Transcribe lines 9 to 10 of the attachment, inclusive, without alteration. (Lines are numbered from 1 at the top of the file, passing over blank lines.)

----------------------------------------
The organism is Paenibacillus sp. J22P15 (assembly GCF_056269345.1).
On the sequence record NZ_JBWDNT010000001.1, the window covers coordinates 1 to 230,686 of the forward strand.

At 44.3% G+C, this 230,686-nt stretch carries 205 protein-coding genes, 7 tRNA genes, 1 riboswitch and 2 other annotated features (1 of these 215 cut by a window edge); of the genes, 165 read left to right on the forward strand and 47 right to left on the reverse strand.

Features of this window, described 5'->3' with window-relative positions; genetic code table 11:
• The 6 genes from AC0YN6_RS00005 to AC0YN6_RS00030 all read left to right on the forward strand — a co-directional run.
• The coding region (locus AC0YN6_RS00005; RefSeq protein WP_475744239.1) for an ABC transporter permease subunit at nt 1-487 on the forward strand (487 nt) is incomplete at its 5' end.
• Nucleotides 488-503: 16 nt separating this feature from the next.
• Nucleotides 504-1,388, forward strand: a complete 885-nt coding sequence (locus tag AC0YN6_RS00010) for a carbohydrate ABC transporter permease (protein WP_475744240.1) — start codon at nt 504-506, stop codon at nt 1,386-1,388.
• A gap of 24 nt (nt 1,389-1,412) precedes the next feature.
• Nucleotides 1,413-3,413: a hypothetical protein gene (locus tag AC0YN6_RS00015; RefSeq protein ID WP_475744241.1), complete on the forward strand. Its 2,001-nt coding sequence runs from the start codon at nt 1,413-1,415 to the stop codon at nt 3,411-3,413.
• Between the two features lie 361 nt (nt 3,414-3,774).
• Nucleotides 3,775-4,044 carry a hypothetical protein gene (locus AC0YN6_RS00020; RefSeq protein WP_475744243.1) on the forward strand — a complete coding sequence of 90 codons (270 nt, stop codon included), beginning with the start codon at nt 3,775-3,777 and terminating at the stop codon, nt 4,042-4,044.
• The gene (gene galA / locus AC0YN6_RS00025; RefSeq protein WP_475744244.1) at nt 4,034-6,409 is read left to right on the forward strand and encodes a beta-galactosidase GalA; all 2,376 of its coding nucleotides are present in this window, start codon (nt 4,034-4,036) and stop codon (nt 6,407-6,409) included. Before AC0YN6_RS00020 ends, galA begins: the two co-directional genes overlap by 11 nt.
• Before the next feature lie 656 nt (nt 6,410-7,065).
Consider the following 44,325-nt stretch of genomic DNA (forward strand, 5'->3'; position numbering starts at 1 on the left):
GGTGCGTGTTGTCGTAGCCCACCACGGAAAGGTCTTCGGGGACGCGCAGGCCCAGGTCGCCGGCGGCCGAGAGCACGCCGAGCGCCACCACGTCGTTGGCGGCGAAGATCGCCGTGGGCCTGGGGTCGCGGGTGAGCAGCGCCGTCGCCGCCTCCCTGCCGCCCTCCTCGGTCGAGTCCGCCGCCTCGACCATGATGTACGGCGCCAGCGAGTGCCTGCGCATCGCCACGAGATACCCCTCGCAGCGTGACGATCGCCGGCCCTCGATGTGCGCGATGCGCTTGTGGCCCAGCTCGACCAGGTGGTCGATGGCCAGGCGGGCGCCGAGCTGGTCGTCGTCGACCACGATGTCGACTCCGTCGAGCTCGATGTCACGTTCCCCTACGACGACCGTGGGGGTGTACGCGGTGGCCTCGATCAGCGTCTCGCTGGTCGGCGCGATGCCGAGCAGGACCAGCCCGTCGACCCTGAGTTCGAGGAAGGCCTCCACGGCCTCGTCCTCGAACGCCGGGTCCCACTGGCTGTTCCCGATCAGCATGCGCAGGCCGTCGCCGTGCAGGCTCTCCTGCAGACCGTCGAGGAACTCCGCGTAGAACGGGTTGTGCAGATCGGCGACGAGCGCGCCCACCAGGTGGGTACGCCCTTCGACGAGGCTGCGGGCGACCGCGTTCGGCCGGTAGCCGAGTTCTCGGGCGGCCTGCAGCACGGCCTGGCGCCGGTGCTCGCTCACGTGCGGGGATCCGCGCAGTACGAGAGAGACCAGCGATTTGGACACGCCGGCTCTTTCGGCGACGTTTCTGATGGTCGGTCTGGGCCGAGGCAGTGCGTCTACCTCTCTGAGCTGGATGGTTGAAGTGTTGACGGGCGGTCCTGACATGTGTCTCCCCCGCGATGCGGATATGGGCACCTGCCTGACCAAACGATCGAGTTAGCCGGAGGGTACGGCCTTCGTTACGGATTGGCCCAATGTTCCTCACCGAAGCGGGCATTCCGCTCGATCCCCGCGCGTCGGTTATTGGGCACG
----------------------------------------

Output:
• A gap of 24 nt (nt 1,389-1,412) precedes the next feature.
• Nucleotides 1,413-3,413: a hypothetical protein gene (locus tag AC0YN6_RS00015; RefSeq protein ID WP_475744241.1), complete on the forward strand. Its 2,001-nt coding sequence runs from the start codon at nt 1,413-1,415 to the stop codon at nt 3,411-3,413.